Recent hedge fund woes are adding fodder to fee fighters. Big names from Greenlight Capital to Pershing Square to Third Point have taken a pounding from the market turmoil of the past couple of weeks. It’s just one month’s bad performance, for most of them. But if these high-charging funds cannot provide a hedge to clients’ regular investments, it lends extra weight to those who are ditching them.
The California Public Employees’ Retirement System, know as Calpers, is perhaps the most vocal. The $300 billion pension fund manager announced a year ago that it was dumping hedge funds from its portfolio, citing “their complexity, cost and the lack of ability to scale at Calpers’ size.”
Fees are a big factor for many. The archetypal structure of charging 2 percent of funds under management and 20 percent of returns may be in decline, but many still operate that way. That can rankle when stock markets are doing particularly well. But it’s when more traditional investments are treading water or suffering that many investors look to hedge funds to pay their way.
This year, that has not happened. In the first seven months of 2015, for example, the average hedge fund’s return, net of fees, was around 2.5 percent, according to HFR; the S&P 500 index, meanwhile, was up 2.18 percent. That’s not the sort of outperformance that justifies remarkably higher fees.
August’s topsy-turvy ride left the S&P 500 down 4.2 percent for the year, while the average hedge fund managed to stay in the black, though only at 1.24 percent. Some of the top names in the business look decidedly poor, though, according to public comments and statements seen by the Wall Street Journal and the New York Times. Pershing Square has lost roughly the same amount as the S&P and Bridgewater’s Alpha Fund was down almost 4.8 percent a week or so ago. Third Point managed to stay roughly flat, but Greenlight Capital, run by David Einhorn, has lost 14 percent – the fund was already down 9 percent at the end of July.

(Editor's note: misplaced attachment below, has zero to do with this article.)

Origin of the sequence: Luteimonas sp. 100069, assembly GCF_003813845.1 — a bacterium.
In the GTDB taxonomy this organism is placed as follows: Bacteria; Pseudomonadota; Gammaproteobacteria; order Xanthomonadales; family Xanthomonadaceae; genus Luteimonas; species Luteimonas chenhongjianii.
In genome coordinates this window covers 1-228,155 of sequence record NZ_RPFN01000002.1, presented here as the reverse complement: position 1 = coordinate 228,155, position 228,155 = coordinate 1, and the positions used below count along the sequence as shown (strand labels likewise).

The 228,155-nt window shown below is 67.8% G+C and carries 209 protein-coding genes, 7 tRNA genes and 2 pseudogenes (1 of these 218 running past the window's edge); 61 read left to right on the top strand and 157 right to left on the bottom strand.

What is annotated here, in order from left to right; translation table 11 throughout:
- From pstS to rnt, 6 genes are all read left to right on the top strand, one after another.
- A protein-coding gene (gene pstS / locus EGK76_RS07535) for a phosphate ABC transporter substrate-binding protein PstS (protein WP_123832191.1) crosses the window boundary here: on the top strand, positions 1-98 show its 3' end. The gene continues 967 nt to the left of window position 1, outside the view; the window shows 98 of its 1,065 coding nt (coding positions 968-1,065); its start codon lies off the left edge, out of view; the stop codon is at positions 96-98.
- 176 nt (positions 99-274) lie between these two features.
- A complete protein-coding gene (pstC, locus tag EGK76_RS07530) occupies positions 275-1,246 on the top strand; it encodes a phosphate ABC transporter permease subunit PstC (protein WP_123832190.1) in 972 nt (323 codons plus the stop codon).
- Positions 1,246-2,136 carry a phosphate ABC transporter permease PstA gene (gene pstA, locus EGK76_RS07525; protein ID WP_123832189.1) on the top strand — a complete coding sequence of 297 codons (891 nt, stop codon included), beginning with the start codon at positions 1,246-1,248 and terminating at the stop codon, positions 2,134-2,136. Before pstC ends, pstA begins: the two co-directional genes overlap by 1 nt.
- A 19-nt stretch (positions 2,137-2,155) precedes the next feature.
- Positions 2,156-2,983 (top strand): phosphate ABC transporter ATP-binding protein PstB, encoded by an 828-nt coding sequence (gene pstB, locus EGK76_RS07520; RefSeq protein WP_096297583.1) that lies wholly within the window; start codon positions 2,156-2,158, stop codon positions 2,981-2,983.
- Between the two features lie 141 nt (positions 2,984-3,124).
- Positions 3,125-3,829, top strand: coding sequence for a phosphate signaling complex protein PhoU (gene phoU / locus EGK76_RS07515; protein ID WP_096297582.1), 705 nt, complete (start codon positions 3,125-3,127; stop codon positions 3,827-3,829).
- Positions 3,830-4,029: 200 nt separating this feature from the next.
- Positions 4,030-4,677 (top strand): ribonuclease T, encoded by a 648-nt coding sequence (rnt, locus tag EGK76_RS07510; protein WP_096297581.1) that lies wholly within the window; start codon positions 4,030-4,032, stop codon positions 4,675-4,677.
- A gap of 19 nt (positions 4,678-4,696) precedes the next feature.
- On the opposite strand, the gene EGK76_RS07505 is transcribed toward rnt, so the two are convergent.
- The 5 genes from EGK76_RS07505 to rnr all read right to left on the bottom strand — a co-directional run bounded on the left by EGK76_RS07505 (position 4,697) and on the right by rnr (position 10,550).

Such performance risks making these fund managers look as if they are glorified and overpaid stock pickers. Over a longer time frame, these poor results may of course look like blips – Einhorn’s investors, for example, have enjoyed average annual returns of almost 20 percent since 1996. But as more pension funds weigh up the relative costs and benefits of putting clients’ money into hedge funds, the performance in recent months may convince them that Calpers has a point.